The three hundred handed giants saw that Zeus’ fire had turned the tides of the battle. They charged the cowering titans and bound them, and the titans were cast down into the outer darkness of Tartaros. Tartaros was far from the earth – a lump of metal falling from earth to Tartaros would take nine days. From Tartaros, the titans have never budged. “There the Titans are concealed in the misty gloom / By the will of Zeus who gathers the clouds, / In a moldering place, the vast earth’s limits” (81). Girded by bronze doors that Poseidon fashioned, and guarded by the hundred handed giants, the Titans still rest, to this day, confined to endless, musty night.
The banishment of the Titans did not go unnoticed. Gaia, shocked at the wholesale defeat of her immediate relatives, had one more child. This child was the spawn of Gaia and Tartaros, the outer darkness, and its name was Typhoios. Hesiod describes Typhoios as
A god whose hands were like engines of war,It was again up to Zeus to defend the Olympians from this colossal new enemy. Zeus and Typhoios locked into combat with one another, and once again the earth shook under the strife of divine combat. Fire enveloped the ocean and tidal waves exploded against the shore. Hades shivered at the sounds of his younger brother’s furious combat, and in distant Tartaros, the titans huddled fearfully together. Zeus smashed the monster with his fire until he tore a hole through the earth and sent it down to Tartaros. The last hope of the Titans was extinguished.
Whose feet never gave out, from whose shoulders grew
The hundred heads of a frightful dragon
Flickering dusky tongues, and the hollow eyesockets
In the eerie heads sent out fiery rays,
And each head burned with flame as it glared.
And there were voices in each of these frightful heads,
A phantasmagoria of unspeakable sound,
Sometimes sounds that the gods understood, sometimes
The sound of a spirited bull, bellowing and snorting,
Or the uninhibited, shameless roar of a lion,
Or just like puppies yapping, an uncanny noise,
Or a whistle hissing through long ridges and hills. (84)
Yet even in his demise Typhoios was still a bane to mankind. From him came the wet storms – the heavy rains that blast along the top of the oceans. The typhoon, named after its divine progenitor, topples fleets, floods homes and farmlands, and reminds us of Zeus’ last great mortal enemy.
[music] In this fashion, Zeus, youngest of the six core Olympians, came into power. Once the necessity of freeing his siblings from prison, and then fending off titanic opponents had passed, his primary interest seemed to change from being the guardian of the gods to being sort of sexual nuclear reactor – one who would occasionally pull his pants up in order to go and fight someone.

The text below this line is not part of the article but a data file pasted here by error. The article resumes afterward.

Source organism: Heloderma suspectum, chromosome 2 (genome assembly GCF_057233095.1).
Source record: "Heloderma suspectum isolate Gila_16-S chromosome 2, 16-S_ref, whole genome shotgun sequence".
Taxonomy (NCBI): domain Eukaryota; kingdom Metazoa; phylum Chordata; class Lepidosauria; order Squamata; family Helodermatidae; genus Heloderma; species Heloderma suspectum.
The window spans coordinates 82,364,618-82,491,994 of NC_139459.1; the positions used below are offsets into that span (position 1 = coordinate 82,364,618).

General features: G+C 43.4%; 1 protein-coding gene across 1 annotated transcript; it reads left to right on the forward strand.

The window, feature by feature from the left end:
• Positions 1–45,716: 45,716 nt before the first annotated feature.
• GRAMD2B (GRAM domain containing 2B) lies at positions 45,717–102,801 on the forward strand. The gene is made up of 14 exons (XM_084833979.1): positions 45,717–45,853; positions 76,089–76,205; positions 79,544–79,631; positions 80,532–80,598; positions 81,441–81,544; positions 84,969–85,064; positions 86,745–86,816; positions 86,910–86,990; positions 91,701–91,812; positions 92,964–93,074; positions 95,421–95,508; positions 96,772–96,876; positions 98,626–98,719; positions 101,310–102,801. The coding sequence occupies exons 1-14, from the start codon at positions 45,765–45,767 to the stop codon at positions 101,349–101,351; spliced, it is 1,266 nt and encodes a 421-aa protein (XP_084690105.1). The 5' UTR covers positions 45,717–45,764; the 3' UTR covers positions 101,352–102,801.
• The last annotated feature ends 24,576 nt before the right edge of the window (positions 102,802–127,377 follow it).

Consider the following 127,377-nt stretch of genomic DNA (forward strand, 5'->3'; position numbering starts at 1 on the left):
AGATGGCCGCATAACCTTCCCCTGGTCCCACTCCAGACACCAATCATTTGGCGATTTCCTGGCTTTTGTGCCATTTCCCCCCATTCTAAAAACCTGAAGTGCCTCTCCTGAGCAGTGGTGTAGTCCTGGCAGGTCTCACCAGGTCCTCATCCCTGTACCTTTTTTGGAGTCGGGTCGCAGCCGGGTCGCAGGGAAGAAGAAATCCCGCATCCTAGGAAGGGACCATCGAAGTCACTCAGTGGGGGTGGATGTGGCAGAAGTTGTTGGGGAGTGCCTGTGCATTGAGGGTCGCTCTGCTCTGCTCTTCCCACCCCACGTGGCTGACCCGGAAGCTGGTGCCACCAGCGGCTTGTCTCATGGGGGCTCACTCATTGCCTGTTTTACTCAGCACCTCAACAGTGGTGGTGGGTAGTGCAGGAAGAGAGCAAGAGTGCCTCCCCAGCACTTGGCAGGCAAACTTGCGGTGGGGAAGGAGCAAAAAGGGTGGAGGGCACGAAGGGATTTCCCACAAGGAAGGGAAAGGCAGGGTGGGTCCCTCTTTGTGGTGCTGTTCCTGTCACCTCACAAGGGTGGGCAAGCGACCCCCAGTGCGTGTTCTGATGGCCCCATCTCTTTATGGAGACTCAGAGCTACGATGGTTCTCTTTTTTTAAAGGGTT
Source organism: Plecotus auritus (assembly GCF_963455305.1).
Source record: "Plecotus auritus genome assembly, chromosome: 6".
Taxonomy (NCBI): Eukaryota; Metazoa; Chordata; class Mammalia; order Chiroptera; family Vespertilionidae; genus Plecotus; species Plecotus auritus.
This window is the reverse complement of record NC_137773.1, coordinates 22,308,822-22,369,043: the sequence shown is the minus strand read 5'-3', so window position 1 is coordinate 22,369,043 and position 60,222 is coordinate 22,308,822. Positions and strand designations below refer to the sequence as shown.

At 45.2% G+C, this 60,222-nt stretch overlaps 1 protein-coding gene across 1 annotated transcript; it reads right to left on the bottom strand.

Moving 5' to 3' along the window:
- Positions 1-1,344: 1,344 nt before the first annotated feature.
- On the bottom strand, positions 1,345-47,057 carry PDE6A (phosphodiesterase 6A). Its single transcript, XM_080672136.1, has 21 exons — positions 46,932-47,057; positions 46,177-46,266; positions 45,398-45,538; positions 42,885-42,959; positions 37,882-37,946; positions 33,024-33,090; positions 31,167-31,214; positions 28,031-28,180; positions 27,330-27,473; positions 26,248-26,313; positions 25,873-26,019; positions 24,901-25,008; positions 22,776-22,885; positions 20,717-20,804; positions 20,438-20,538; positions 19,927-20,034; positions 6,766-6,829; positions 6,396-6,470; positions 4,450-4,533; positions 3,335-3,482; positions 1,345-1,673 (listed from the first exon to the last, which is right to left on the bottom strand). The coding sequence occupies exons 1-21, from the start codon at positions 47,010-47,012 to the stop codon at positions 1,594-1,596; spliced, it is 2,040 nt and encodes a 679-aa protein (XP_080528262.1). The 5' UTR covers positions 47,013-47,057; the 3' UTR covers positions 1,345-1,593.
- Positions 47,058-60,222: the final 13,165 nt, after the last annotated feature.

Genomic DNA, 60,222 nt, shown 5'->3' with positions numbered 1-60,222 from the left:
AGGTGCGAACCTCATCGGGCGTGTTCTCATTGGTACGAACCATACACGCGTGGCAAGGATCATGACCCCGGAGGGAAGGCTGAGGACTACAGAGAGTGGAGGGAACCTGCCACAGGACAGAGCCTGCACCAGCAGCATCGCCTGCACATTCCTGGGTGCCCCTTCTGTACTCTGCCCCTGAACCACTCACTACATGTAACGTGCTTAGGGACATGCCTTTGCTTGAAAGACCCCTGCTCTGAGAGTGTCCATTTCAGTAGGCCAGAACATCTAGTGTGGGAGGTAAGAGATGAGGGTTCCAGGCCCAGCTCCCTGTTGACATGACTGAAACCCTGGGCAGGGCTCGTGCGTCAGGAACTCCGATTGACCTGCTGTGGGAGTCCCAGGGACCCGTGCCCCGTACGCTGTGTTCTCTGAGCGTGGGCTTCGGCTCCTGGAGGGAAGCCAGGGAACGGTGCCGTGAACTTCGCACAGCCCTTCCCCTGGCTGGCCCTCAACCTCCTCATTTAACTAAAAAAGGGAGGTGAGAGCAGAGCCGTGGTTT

He first took a wise and cunning woman as his bride, Metis, but, she was too cunning, and Zeus had to eat her. He married Themis, who gave birth to the seasons. He married the fates, Klotho, Lakhesis, and Atropos. He married the nymphs Eunomia, Dike, and Eirene, and the beautiful daughter of the ocean, Eurynome. Four nymphs. In the purest sense of the word, Zeus was becoming a nymphomaniac. Zeus bedded his sister Demeter, and Mnemosyne, mother of the nine muses, and then Leto, the mother of Apollo and Artemis. Finally, he married Hera, with whom he had three children. Perhaps because he was finally sexually satisfied, Zeus paused for a moment, but he was still so virile that on one occasion, he couldn’t even wait for a woman to be around in order to make a baby, and simply hatched forth the goddess Athena out of his own head. Another story for the way this happened was that by eating his very first wife, the clever Metis, Zeus somehow became filled with the spirit of Athena, and this is why she was born from his head.
I got to thinking about Zeus. What was it like for him to fly all over the Aegean world, sleeping with everyone in sight? And I thought, “What if Zeus travelled forward through time, and got cast in a western?” It seems quite possible to me. It would be an R-rated western, at the very least. I thought, “What kind of a song would he sing, if he were some kind of cowboy in a western, riding out, just after his victory over Kronos?” And I decided that this was the song he would sing.